Health and Medicine

Standing on the Job Can Increase Work Productivity By 46%

standing working

You may have heard that standing desks are good for the body. They have been proven to help burn more calories during the day, fight obesity and even improve attention span as well as cognitive functioning. New research from the Texas A&M Health Science Center School of Public Health shows that this productivity boost may extend to adults in the workplace as well.

In the recent studies, two groups of call center employees were observed over a six month period. Those who had desks that they could use as in a sitting position and standing position at will were shown to be 46% more productive than individuals who had standard work desks which only allowed them to work in a sitting position. Productivity was measured based on the number of phone calls successfully completed per hour throughout each work day. The study was published in the IIE Transactions on Occupational Ergonomics and Human Factors journal.

Mark Benden, an author on the study says the team hopes this work will show companies that while there may be additional costs associated with proving standing workstations, increased productivity over the long term will quickly offset such costs.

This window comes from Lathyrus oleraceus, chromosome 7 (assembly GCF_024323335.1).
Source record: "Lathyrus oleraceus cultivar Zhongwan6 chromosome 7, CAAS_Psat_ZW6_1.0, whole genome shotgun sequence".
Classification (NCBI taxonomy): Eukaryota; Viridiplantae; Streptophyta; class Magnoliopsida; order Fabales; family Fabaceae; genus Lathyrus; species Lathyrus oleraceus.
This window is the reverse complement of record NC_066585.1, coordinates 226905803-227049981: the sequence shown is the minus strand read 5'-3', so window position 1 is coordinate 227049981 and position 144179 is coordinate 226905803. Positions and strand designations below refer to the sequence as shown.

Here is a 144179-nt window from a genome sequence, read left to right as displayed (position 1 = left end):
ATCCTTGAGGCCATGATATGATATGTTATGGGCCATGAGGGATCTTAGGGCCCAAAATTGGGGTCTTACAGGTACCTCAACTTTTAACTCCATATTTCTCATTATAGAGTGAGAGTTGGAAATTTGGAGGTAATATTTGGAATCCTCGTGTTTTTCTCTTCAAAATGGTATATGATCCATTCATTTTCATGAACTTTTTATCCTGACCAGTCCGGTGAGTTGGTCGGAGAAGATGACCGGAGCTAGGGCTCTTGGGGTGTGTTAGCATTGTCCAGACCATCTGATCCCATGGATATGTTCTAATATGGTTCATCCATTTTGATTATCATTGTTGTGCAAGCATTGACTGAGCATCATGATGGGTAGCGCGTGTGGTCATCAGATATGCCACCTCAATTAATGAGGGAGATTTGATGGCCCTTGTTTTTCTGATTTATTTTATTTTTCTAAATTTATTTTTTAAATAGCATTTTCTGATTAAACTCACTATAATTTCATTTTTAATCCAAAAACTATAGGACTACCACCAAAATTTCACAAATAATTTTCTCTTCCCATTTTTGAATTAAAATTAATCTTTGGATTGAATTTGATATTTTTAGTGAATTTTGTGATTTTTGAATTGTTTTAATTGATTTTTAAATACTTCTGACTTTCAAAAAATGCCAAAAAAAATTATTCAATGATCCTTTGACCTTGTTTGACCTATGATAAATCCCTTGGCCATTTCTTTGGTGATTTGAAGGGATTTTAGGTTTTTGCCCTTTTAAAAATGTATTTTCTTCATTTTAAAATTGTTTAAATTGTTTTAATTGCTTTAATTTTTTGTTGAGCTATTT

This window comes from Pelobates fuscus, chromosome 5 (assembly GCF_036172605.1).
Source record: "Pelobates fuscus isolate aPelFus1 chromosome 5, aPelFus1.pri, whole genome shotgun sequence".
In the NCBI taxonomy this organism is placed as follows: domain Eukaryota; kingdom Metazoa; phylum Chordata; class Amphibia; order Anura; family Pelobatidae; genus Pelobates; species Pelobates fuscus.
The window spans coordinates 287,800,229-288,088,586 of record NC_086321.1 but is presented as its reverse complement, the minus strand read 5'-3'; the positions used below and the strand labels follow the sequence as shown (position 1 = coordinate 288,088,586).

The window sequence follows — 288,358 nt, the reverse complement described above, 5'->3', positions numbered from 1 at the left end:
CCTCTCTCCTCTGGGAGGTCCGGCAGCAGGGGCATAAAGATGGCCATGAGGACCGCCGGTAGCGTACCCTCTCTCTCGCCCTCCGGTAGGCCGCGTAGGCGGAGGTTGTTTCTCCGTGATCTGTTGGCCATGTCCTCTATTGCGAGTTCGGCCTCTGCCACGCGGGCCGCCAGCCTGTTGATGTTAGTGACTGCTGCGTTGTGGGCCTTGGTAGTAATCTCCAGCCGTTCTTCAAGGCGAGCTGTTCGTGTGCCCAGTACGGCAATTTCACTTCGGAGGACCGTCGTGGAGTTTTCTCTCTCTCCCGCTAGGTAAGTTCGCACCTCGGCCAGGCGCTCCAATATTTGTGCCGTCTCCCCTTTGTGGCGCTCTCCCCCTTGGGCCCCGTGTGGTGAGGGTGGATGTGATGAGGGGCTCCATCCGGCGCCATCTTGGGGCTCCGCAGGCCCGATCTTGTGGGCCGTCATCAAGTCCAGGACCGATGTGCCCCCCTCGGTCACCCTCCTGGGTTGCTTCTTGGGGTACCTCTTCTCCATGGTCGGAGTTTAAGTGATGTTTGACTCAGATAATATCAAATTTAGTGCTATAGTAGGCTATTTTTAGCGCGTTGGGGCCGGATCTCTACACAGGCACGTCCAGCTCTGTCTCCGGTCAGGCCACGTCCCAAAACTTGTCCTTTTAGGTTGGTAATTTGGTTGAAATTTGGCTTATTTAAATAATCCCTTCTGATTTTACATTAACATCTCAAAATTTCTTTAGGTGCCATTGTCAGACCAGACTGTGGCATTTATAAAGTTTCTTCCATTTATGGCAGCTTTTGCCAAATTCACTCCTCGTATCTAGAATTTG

Gregory Garrett, lead author of the study said an interesting finding during the study was that the differences in productivity among the two groups were not very different during the first month of observation. However, once employees became used to standing at their desks, their numbers quickly rose apart from their seated counterparts. Standing during the work day improves the overall health of workers. 75% of those who stood during work said they experienced a decrease in their discomfort after using the new desks for half a year.

Benden says that the research did not employ a random sample during their testing. All 74 of the employees who had standing work stations had been employed at their current job ranging from one to three months. 93 workers who had been at their jobs for a year or more were used as a control group, and remained seated during their work days. People who had standing desks were chosen at random, removing any underlying factors that may have caused certain people to choose to sit, rather than stand, and vice versa.

With this newest information, Benden and his team plan to look into more creative ways to find objective productivity measures for different types of office workers. They plan to explore both traditional seated environments and standing-capable environments.